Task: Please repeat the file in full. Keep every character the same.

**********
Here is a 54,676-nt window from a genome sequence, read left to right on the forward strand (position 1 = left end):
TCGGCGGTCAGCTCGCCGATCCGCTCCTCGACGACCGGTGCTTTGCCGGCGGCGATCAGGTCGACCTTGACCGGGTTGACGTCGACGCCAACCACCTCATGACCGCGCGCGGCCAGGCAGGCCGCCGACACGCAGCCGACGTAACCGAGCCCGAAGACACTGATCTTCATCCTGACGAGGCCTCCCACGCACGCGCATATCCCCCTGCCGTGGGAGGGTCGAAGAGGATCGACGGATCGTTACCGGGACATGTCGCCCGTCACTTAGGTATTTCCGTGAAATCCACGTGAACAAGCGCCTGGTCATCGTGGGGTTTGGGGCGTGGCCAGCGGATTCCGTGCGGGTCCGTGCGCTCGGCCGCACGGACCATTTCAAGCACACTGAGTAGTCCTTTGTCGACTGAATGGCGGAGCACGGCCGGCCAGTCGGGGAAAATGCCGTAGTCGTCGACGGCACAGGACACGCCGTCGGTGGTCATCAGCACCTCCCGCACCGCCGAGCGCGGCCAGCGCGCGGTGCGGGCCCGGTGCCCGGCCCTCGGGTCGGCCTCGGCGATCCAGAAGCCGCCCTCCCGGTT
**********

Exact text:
Here is a 54,676-nt window from a genome sequence, read left to right on the forward strand (position 1 = left end):
TCGGCGGTCAGCTCGCCGATCCGCTCCTCGACGACCGGTGCTTTGCCGGCGGCGATCAGGTCGACCTTGACCGGGTTGACGTCGACGCCAACCACCTCATGACCGCGCGCGGCCAGGCAGGCCGCCGACACGCAGCCGACGTAACCGAGCCCGAAGACACTGATCTTCATCCTGACGAGGCCTCCCACGCACGCGCATATCCCCCTGCCGTGGGAGGGTCGAAGAGGATCGACGGATCGTTACCGGGACATGTCGCCCGTCACTTAGGTATTTCCGTGAAATCCACGTGAACAAGCGCCTGGTCATCGTGGGGTTTGGGGCGTGGCCAGCGGATTCCGTGCGGGTCCGTGCGCTCGGCCGCACGGACCATTTCAAGCACACTGAGTAGTCCTTTGTCGACTGAATGGCGGAGCACGGCCGGCCAGTCGGGGAAAATGCCGTAGTCGTCGACGGCACAGGACACGCCGTCGGTGGTCATCAGCACCTCCCGCACCGCCGAGCGCGGCCAGCGCGCGGTGCGGGCCCGGTGCCCGGCCCTCGGGTCGGCCTCGGCGATCCAGAAGCCGCCCTCCCGGTT